Along Came a Dog Critical Essays

Meindert De Jong


(Survey of Young Adult Fiction)

The main theme of Along Came a Dog involves the need to be accepted. This theme is developed both through the dog’s desperate attempts to find a home and through the hen’s repeated returns to the flock even though she is attacked for being toeless.

Although Joe drives the dog away each time that he comes to the farm, the dog persistently returns because he knows that Joe is kind and good. He also knows that he needs a home, and he makes the farm his home even before Joe accepts him. The dog adopts the Little Red Hen and learns from her and the other chickens how to behave on the farm. For example, he learns that whole eggs are not for him, but broken eggs can be eaten without remorse or punishment. He also seems to know intuitively that the chickens are not for him to eat, although he would obviously enjoy them as a meal. Instead, he survives on the grain that Joe tosses on the ground for the flock, broken eggs, and some parsnips that he finds in last year’s garden.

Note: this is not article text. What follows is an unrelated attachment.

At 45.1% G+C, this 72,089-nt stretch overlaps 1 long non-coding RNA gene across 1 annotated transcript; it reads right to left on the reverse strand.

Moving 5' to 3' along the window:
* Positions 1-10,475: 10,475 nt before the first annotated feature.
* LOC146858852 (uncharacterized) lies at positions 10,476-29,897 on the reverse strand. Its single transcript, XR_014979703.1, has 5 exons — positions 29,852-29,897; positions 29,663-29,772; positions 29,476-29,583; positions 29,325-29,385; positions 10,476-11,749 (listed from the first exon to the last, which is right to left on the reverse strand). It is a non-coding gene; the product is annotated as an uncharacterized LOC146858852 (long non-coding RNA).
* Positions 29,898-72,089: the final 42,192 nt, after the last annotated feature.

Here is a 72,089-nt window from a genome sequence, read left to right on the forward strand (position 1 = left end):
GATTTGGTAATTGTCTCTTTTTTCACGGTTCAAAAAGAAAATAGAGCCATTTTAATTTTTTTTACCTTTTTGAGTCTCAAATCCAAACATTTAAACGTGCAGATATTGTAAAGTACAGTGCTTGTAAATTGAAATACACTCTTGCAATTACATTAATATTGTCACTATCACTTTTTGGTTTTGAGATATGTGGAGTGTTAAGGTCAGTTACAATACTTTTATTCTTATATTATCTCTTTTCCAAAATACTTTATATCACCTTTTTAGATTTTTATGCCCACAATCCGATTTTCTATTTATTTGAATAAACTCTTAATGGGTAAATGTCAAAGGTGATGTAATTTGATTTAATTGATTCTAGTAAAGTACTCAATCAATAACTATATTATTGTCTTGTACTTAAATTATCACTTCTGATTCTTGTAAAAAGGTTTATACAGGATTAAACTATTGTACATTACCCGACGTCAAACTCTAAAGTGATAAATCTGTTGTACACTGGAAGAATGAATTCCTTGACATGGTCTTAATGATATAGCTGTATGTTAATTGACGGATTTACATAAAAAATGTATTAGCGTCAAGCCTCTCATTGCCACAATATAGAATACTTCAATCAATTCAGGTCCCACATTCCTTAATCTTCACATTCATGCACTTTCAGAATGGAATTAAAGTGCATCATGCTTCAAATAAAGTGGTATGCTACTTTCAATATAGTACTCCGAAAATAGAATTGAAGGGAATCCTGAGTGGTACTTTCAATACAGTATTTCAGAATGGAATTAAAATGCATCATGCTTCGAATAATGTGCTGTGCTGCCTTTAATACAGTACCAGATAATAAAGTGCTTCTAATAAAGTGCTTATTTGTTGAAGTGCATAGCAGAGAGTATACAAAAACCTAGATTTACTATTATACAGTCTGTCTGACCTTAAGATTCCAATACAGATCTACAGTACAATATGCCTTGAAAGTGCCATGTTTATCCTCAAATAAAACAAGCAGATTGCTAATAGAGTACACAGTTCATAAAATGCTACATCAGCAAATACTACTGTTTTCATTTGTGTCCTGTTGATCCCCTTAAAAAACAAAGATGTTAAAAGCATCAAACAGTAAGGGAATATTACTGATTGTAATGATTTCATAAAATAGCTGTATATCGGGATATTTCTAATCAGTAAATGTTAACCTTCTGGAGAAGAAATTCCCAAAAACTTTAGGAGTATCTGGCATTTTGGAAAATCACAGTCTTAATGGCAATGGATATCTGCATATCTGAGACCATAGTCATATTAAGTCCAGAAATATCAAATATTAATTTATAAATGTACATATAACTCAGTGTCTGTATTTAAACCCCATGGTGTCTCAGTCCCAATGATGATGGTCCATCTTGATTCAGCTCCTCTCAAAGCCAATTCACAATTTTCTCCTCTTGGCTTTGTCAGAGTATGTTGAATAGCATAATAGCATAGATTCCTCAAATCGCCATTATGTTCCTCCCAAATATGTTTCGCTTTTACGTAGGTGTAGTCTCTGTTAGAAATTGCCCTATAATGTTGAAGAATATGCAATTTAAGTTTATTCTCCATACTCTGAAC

Although the hen does not seem to be explicitly aware of an emotional need to be accepted, it is necessary for her to be accepted by the flock in order to survive physically. Because of her lack of toes, she is lowered to the last position in the pecking order and, as a result, is often attacked by the easily enraged chickens. Consequently, she is often unable to eat without the dog’s protection. Furthermore, because of her toeless feet, she is unable to grip the chicken ladder and therefore cannot sleep in the coop with the other chickens. She is forced to spend the long dark nights in the barnyard. If the dog did not accept her and decide to protect her, she probably would not have survived the dangers of the night. De Jong is careful to point out that all chickens are helpless in the dark, since they are unable to see anything without the assistance of light. As a result, whenever the hen is in danger during the night, she...

(The entire section is 789 words.)